Following the property cooling measures in 2013 that included hikes in additional buyer’s stamp duty (ABSD) and the imposition of the total debt servicing ratio (TDSR) loan framework, demand for luxury condos cooled. “The market softened after the cooling measures were introduced,” concedes Goh.
Having sold three units, Wheelock Properties held back the launch of Ardmore Three until after the project was completed in 2014. The remaining units were launched in mid-2015, with a deferred payment scheme and an “ABSD-assist package”.
The original unit before it was renovated (Photo: Richard Goh)
All the units at Ardmore Three were fully sold by end-2017. The highest price achieved was for a 36th-floor unit of 1,776 sq ft, which fetched $7.7 million ($4,335 psf), according to a caveat lodged in June 2017.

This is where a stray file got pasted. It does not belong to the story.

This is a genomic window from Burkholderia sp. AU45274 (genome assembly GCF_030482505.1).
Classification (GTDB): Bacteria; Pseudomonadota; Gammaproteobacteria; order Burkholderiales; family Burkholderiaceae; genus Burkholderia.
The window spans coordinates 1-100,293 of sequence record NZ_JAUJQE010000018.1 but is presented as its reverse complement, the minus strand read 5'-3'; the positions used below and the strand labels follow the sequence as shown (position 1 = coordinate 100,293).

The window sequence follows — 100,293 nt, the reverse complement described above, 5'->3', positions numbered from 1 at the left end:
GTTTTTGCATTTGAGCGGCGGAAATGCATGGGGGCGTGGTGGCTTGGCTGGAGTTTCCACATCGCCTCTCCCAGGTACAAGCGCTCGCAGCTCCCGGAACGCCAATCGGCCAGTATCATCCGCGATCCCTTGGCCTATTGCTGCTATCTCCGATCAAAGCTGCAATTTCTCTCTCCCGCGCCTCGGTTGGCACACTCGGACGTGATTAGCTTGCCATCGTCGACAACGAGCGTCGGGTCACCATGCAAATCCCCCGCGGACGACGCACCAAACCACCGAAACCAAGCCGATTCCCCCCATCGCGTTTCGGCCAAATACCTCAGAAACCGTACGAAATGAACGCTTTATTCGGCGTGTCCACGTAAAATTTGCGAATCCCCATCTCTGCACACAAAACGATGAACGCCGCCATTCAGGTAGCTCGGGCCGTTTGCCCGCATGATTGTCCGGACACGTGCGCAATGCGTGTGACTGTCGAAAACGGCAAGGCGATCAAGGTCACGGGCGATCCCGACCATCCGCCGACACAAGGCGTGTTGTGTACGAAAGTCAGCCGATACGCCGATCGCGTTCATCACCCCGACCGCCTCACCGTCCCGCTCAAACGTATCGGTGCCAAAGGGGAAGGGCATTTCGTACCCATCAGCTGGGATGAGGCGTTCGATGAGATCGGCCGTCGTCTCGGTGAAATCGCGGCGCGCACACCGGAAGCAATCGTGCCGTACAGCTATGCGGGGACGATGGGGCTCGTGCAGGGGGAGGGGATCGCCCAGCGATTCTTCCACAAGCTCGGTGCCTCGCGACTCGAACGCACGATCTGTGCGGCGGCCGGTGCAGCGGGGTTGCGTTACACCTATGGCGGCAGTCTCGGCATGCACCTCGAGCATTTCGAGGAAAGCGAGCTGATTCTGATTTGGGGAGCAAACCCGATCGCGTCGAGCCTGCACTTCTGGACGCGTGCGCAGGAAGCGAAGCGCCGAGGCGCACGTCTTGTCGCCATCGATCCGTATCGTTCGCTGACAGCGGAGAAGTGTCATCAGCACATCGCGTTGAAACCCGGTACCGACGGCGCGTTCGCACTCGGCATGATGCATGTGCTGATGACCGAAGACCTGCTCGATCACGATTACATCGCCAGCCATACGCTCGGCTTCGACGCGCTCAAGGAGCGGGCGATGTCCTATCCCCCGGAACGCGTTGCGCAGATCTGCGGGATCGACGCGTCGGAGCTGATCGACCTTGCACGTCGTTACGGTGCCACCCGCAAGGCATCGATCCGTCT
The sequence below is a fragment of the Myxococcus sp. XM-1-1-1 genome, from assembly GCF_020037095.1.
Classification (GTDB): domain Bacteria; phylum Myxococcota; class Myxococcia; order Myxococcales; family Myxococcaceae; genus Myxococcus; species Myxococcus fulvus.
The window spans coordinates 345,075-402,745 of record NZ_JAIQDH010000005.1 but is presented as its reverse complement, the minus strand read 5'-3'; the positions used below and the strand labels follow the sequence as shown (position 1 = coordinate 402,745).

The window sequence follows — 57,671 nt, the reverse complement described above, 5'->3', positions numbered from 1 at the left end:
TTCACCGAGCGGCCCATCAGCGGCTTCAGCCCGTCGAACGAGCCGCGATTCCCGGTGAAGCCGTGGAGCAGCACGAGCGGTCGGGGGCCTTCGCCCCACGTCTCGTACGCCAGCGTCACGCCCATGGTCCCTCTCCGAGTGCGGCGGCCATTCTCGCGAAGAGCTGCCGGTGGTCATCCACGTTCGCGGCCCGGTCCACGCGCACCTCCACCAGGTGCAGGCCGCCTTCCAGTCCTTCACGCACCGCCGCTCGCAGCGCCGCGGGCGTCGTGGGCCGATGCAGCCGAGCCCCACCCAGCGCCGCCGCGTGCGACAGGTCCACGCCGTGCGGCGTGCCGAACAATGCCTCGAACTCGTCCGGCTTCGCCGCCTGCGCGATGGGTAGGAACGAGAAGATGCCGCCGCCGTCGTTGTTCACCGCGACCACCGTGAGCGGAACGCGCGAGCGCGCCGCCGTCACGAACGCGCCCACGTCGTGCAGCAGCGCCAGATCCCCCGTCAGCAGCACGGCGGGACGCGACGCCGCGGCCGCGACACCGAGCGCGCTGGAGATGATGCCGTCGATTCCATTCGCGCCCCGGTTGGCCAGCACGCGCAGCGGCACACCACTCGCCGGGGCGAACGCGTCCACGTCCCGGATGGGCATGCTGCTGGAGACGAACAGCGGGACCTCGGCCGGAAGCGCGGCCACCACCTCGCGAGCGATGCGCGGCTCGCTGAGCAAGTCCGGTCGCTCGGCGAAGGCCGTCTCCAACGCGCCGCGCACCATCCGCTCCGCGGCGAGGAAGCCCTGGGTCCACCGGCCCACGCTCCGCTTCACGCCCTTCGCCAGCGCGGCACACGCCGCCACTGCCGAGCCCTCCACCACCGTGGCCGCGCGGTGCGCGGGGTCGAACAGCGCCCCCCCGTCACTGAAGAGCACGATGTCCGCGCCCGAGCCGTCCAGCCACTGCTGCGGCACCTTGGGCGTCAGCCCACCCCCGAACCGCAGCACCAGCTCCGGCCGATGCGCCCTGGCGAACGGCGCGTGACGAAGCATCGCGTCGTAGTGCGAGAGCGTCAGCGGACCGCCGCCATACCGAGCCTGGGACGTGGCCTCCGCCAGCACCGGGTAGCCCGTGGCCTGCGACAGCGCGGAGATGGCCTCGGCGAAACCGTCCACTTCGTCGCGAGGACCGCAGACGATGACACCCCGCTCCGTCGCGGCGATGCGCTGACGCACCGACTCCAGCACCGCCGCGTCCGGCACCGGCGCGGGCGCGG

When the project was completed, Goh was able to secure a tenant at a monthly rental rate of about $10,000. That works out to a gross yield of about 2% based on his purchase price. His latest tenant, a Japanese expatriate, vacated the premises in December.
Goh decided to take back the apartment and renovate it. Even though he had purchased the apartment off-plan eight years ago, he had chosen the unit after much thought. The 36-storey Ardmore Three features exclusively three-bedroom apartments sized from 1,744 to 1,798 sq ft. There are three units per floor, and each comes with private lift access.
According to Goh, the units on his stack have “the best views and features”. Even though his ninth-floor unit is considered to be on the lowest level, as the tower has been raised eight floors above street level, the view from the balcony is of the treetops, Ardmore Park skyline and the swimming pool.
The interior of the apartment at Ardmore Three that has been completely transformed (Photo: Samuel Isaac Chua/EdgeProp Singapore)

‘Major surgery’

Given his experience in the construction and design business, he was confident he was able to makeover the unit last December. “I did major surgery to completely transform the unit,” says Goh. “That’s my specialty as I’ve been in the design and construction business for almost three decades.”